Fire Safety22 Jan 2020
We were right to predict a significant review of fire safety law post Grenfell and the Government accepted the findings of the subsequent Hackitt Reforms Report covered in our March update. We were over optimistic regarding the progress that might be made and as yet there is no sign of any changes to legislation any time soon. It remains our view that the events industry still does not have sufficient traction with this issue in terms of shaping any proposed legislation and it is worth restating the potential issues. The events industry now has reasonably good engagement with the HSE so can influence, to a certain extent, the application of new or revised legislation as we did with CDM 2015. The problem is that fire safety is a Home Office issue and the Fire Service and other public bodies will be dominant in shaping new requirements and may not properly consider the needs of the whole of the events industry. Sports stadia, theatres and similar fixed seat spectator/auditoria settings are reasonably well connected via the SGSA and ABBT respectively.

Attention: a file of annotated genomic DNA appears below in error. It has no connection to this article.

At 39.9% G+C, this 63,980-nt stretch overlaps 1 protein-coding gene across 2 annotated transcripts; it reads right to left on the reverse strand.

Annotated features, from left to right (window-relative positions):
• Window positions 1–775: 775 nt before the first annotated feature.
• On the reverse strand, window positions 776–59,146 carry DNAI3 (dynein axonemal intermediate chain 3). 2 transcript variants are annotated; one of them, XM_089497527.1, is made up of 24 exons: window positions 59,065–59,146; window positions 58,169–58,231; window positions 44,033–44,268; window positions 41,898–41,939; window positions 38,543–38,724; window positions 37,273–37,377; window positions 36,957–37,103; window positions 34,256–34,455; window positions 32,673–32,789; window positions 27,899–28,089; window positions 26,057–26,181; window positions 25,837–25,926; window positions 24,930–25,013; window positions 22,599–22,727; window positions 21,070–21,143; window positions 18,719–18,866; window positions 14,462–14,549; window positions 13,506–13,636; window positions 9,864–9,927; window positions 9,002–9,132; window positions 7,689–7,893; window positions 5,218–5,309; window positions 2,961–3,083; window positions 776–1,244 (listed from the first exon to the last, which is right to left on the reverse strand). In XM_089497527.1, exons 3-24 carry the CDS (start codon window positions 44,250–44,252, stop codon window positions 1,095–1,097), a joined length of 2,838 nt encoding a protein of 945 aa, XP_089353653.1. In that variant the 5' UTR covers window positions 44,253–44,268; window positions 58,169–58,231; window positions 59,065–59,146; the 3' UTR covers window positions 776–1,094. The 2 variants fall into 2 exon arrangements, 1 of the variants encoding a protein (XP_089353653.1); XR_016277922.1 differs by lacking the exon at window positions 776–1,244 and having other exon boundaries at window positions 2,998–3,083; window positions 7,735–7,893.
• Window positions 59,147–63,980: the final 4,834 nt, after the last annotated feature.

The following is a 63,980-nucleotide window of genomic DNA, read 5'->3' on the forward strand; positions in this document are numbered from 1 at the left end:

It is foreseeable, however, that the more dynamic high foot fall events such as exhibitions and indoor B2C events may be overlooked and could find themselves having to cope with a more expensive and restrictive fire safety regime. A major potential issue is who, at events, will be the arbiters of what ‘fire safety compliance’ looks like. At present the Regulatory Reform (Fire Safety) Order places that responsibility on the business to conduct a competent fire risk assessment and then implement it. Outside the regulatory regimes applicable at sports grounds there is very little official oversight. This mostly works well but the Grenfell fire has promoted the acceptance of a narrative that more regulatory control is required. This will either mean a local authority inspector required to pass judgement on whether an event is safe to open or the raising of the bar as to what constitutes competence when it comes to the ability to conduct a fire risk assessment. The event industry needs to push for the ability to continue to selfregulate as it more or less currently does.